In addition there have also been the high-minded and persistent attempts, continually made during this century, to establish a dominant style, school, or movement that would encapsulate both the essence of modernism and the drives, ideals, and goals of twentieth-century man. Each one has, to one degree or another, failed to establish its primacy - although almost every one produced a few excellent works of art.

All this, of course, makes the creation of public art something of a problem. By its very nature, public art must be of interest to, and significance for, the entire community - not merely for a small handful of devoted advocates of one style or another. But how can this be accomplished if there is no universally agreed-upon style? Even if the community is sharply divided about what constitutes art?

The decision to commission one type of art over another is generally made by a committee, an agency, or by one or two wealthy individuals acting upon the advice of local or national experts in the field, unless it is the result of an open or limited competititon. Whatever form the decision takes, however, it is almost always made from the top down, with little opinion from the public at large.

This form of paternalism is not, of course, new. (And neither is it necessarily a bad way of doing things.) From the early Egyptians and Greeks, through the Medici family in the Renaissance, up to our modern era, public art has almost always been commissioned by the elite of the community, and not by the general public.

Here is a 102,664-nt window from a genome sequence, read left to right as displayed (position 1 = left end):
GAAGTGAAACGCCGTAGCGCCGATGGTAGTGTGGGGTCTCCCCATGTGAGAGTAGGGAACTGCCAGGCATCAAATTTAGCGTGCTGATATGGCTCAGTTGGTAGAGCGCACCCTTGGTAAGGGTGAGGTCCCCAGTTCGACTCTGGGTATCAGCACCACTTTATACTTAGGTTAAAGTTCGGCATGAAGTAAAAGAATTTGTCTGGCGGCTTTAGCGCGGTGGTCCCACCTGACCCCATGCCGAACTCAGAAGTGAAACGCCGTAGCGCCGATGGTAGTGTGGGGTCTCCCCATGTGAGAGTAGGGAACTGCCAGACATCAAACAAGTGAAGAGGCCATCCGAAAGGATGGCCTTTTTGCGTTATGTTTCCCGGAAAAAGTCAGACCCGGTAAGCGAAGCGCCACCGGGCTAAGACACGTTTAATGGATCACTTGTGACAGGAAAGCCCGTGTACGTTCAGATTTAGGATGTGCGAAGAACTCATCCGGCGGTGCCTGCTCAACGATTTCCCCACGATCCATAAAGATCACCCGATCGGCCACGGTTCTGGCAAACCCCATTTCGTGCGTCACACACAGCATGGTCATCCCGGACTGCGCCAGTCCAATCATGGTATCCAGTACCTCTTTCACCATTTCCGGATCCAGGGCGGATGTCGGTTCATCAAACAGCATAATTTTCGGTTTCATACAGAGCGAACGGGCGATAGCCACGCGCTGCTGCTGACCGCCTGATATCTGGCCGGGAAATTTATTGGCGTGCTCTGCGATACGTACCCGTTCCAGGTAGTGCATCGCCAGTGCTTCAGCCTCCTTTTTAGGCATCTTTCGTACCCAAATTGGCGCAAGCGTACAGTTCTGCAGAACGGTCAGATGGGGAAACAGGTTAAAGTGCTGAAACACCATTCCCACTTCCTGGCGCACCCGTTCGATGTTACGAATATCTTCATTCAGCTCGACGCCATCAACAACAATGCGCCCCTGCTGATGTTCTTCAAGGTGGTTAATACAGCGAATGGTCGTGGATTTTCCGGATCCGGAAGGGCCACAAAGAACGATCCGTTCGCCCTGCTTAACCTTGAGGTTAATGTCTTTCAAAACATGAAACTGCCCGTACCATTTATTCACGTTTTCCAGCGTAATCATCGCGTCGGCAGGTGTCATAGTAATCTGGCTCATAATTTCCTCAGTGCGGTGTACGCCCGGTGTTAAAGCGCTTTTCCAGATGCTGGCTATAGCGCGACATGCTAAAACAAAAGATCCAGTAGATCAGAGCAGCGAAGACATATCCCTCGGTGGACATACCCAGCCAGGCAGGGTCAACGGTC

In those days, however, cultural and artistic values and ideals were common property, and everyone, from top to bottom of the social scale, could identify with the central ideas and forms of the art created in the name of his society or his religion. So it made sense that those who were the most experienced, or who represented the state or its religion, should decide the works of art to be commissioned.

Things, however, are different today. Because of our profusion of artistic styles, it has become extremely difficult to choose public art that is both of value and of interest to the entire community, or of sufficient quality not to appear embarrassingly trite and old-fashioned in a decade or two.

Judging from some public art I've seen, however, such results, while difficult, are by no means impossible to achieve.Michigan State University president Clifton R. Wharton Jr., for instance, knew precisely what he was doing in 1975 when he commissioned Mel Leiserowitz to create a very large piece of sculpture for the grounds of MSU's new Wharton Center for the Performing Arts. Not only was the artist a highly accomplished sculptor, he was also, as a longtime member of that school's art faculty, fully aware of the particular problems and potentials of such a major on-campus project.Right from the start, Leiserowitz was recognized as a member of the overall design team. He was invited to see and discuss the original drawings and models for the center with the architects, and was alerted to any design changes as they occurred. Since the work was to be an environmental piece that could be walked through and around, the choice of site was crucial. Here again he received full cooperation, and was permitted to choose what he felt was the most appropriate site.